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THE SECOND EPISTLE GENERAL
BY THE REV. THOMAS ADAMS,
RECTOR OF ST. GREGORY'S, LONDON.
A. D. 1633.
REVISED AND CORRECTED
BY JAMES SHERMAN,
MINISTER OF SURREY CHAPEL.
HENRY G. BOHN, YORK STREET, COVENT GARDEN.
TRULY NOBLE AND WORTHILY HONOURED
SIR HENRY MARTEN, KNIGHT,
JUDGE OF HIS MAJESTY'S HIGH COURT OF ADMIRALTY, AND DEAN OF THE ARCHES COURT
The merchant that hath once put to sea, and made a prosperous voyage, is hardly withheld from a second adventure. It hath been my forwardness, not without the instinct of our heavenly Pilot, the most blessed Spirit of God, to make one adventure before ; for he that publisheth his meditations, may be well called an adventurer. God knows what return hath been made to his own glory; if but little, (and I can hope no less, though I have ever prayed for more,) yet that hath been to me no little comfort. I am now put forth again, upon the same voyage, in hope of better success. For my commission I sue to you ; who have no small power, both in the deciding of civil differences, and in the disposing of naval affairs, and matters of such commerce; being known well worthy of that authority in both these ecclesiastical and civil courts of judicature; that you would be pleased to bless my spiritual traffic with your auspicious approbation. I dare not commend my own merchandise ; yet, if I had not conceived somewhat better of it than of my former, I durst not have been so ambitious as to present it unto you; of whose clear understanding, deep judgment, and sincere integrity, all good men among us have so full and confessed an experience. Yet besides your own candid disposition, and many real encouragements to me your poor servant, this may a little qualify my boldness, and vindicate me from an over-daring presumption: that my aim is your patronage, not your instruction; not to inform your wisdom, , which were to hold a taper to the sun ; but to gain your acceptation and fair allowance: that under your honoured name, it may find the more free entertainment, wheresoever it arrives; which (I am humbly persuaded) your goodness will not deny. That noble favour of yours, shining upon these my weak endeavours, will encourage me to publish some maturer thoughts, which otherwise have resolved never to see the light. The sole glory of our most gracious God, the edification and comfort of his church, with the true felicity of yourself and yours, shall be always prayed for, by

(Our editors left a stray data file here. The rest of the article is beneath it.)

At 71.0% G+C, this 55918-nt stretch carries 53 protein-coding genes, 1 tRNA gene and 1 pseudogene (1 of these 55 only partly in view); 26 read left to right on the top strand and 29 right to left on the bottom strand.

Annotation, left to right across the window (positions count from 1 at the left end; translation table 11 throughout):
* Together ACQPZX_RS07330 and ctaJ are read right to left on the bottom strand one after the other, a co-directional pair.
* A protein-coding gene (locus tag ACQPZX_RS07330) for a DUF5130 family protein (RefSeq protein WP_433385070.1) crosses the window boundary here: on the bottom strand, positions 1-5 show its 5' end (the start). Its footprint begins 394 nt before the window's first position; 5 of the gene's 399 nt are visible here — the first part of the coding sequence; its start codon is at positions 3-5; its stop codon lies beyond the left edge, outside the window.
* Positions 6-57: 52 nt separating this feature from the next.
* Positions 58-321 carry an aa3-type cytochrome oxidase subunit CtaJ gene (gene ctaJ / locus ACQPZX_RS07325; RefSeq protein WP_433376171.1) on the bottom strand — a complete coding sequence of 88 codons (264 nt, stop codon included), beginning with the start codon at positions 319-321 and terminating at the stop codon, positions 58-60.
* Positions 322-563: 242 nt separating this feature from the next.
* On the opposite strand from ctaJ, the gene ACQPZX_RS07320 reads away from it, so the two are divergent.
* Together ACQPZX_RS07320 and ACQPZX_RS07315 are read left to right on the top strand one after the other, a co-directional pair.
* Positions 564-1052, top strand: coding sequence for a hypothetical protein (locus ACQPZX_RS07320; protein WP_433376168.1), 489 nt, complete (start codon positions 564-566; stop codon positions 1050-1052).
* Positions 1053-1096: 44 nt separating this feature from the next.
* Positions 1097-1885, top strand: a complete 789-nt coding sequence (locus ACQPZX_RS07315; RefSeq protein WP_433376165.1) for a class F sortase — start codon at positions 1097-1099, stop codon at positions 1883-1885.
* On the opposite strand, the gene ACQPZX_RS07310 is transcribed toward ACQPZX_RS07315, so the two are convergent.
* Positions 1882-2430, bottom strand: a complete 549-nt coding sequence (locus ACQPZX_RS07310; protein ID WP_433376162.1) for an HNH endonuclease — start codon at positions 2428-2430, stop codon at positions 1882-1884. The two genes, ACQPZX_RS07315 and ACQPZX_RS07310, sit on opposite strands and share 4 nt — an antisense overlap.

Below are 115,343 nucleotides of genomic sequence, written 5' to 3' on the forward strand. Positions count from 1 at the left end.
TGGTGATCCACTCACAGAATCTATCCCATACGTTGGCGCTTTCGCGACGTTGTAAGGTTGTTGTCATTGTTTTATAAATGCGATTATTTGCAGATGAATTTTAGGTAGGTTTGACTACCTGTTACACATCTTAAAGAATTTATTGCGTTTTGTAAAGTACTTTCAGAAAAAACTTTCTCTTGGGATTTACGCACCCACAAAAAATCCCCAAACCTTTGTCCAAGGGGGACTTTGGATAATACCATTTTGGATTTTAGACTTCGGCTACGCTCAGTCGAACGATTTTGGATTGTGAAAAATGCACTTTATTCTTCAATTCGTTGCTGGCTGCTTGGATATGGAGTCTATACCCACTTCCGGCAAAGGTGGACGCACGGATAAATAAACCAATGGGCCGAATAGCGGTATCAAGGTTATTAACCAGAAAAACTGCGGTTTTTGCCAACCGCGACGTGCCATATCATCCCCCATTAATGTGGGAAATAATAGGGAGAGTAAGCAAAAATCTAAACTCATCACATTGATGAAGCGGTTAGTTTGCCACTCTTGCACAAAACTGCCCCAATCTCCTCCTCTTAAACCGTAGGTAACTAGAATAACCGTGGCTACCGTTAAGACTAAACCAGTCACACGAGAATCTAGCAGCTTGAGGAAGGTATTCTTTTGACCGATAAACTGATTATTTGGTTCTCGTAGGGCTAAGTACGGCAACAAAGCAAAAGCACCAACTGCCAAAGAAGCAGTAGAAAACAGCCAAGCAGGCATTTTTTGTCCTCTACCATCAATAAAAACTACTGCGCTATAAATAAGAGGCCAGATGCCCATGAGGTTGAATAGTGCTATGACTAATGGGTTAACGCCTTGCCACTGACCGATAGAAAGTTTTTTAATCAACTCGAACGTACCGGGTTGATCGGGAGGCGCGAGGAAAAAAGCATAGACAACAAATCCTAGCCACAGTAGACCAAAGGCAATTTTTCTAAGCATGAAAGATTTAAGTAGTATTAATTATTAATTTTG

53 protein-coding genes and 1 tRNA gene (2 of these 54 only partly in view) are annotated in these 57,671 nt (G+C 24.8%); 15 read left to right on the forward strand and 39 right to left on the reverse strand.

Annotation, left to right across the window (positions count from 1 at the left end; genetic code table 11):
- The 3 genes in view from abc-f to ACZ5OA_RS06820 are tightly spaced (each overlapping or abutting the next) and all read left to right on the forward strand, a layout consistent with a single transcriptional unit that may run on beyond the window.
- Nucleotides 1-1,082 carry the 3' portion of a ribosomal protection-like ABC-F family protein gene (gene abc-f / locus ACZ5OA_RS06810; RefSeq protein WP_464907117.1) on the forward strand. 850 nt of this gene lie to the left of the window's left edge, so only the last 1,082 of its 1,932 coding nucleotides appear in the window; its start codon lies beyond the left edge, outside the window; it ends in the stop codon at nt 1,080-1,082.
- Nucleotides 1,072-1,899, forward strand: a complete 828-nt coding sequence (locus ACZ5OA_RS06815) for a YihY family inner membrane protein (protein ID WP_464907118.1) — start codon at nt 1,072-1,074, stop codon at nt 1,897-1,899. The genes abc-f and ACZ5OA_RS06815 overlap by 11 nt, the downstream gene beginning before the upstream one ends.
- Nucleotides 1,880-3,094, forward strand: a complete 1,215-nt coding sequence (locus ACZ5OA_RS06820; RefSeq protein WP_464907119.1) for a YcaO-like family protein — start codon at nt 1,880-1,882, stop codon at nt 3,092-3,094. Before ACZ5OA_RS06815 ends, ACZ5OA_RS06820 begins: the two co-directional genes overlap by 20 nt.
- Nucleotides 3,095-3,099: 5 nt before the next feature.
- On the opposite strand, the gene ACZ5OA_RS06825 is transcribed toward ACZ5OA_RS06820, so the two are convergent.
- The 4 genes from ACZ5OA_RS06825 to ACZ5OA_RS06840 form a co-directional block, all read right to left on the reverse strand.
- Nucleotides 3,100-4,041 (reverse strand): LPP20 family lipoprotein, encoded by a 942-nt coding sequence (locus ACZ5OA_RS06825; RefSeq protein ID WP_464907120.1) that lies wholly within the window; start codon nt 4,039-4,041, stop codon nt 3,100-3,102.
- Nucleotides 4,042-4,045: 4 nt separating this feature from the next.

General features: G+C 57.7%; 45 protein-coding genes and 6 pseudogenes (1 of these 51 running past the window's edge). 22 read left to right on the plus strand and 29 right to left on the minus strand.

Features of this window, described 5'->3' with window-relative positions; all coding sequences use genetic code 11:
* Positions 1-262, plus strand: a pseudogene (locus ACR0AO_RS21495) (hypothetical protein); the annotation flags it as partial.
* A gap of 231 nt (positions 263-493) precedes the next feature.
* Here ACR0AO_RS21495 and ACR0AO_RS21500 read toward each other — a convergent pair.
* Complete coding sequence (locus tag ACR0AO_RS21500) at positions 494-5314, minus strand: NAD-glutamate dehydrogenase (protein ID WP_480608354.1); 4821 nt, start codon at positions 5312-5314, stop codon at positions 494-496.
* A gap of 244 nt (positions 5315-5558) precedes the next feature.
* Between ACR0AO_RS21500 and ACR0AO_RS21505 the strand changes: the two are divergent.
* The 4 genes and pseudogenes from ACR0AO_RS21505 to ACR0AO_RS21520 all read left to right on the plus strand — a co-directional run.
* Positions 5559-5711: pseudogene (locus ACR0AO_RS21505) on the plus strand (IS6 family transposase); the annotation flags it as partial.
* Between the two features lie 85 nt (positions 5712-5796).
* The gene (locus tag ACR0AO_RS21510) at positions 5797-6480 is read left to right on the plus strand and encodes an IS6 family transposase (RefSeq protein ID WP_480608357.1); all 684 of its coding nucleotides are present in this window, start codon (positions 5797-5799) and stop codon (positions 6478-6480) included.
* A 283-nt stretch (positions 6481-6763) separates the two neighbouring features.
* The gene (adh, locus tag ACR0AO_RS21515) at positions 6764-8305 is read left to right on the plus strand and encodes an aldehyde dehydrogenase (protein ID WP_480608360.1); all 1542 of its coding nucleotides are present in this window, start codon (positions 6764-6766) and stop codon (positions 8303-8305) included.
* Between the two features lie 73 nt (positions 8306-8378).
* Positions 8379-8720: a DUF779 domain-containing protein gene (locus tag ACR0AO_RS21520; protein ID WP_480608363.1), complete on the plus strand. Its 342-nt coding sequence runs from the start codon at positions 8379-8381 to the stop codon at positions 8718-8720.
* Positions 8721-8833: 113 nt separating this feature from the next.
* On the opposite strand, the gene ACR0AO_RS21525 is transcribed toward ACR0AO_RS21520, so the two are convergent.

Your ever honoured Virtue's
humble and thankful servant,
THE SECOND EPISTLE GENERAL OF THE HOLY APOSTLE
SAINT PET E R.
VERSE 1. SIMON PETER, A SERVANT AND AN APOSTLE OF JESUS CHRIST, TO THEM THAT HAVE OBTAINED LIKE
PRECIOUS FAITH WITH US THROUGH THE RIGHTEOUSNESS OF GOD AND OUR SAVIOUR JESUS CHRIST.